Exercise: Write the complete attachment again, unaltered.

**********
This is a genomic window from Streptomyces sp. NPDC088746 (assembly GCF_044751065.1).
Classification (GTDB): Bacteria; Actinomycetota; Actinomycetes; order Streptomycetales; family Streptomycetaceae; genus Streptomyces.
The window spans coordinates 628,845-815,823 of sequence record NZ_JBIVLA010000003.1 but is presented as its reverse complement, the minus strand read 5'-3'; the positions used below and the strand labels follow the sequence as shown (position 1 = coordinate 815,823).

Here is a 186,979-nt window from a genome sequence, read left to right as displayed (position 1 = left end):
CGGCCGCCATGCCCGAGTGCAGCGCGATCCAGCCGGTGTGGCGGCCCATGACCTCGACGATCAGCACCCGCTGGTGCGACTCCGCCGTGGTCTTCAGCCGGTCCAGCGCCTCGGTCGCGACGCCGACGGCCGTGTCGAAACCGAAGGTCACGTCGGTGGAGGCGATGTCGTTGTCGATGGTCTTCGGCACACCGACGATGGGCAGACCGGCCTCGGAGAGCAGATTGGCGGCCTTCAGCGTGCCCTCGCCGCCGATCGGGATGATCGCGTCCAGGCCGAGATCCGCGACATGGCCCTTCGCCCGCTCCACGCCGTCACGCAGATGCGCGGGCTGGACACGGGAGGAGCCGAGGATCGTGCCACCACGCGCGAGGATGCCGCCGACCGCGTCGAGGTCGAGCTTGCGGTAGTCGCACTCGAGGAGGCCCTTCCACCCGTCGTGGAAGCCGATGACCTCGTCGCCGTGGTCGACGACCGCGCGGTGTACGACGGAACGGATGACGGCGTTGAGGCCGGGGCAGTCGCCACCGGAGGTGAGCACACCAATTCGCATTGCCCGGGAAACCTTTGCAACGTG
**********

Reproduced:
This is a genomic window from Streptomyces sp. NPDC088746 (assembly GCF_044751065.1).
Classification (GTDB): Bacteria; Actinomycetota; Actinomycetes; order Streptomycetales; family Streptomycetaceae; genus Streptomyces.
The window spans coordinates 628,845-815,823 of sequence record NZ_JBIVLA010000003.1 but is presented as its reverse complement, the minus strand read 5'-3'; the positions used below and the strand labels follow the sequence as shown (position 1 = coordinate 815,823).

Here is a 186,979-nt window from a genome sequence, read left to right as displayed (position 1 = left end):
CGGCCGCCATGCCCGAGTGCAGCGCGATCCAGCCGGTGTGGCGGCCCATGACCTCGACGATCAGCACCCGCTGGTGCGACTCCGCCGTGGTCTTCAGCCGGTCCAGCGCCTCGGTCGCGACGCCGACGGCCGTGTCGAAACCGAAGGTCACGTCGGTGGAGGCGATGTCGTTGTCGATGGTCTTCGGCACACCGACGATGGGCAGACCGGCCTCGGAGAGCAGATTGGCGGCCTTCAGCGTGCCCTCGCCGCCGATCGGGATGATCGCGTCCAGGCCGAGATCCGCGACATGGCCCTTCGCCCGCTCCACGCCGTCACGCAGATGCGCGGGCTGGACACGGGAGGAGCCGAGGATCGTGCCACCACGCGCGAGGATGCCGCCGACCGCGTCGAGGTCGAGCTTGCGGTAGTCGCACTCGAGGAGGCCCTTCCACCCGTCGTGGAAGCCGATGACCTCGTCGCCGTGGTCGACGACCGCGCGGTGTACGACGGAACGGATGACGGCGTTGAGGCCGGGGCAGTCGCCACCGGAGGTGAGCACACCAATTCGCATTGCCCGGGAAACCTTTGCAACGTG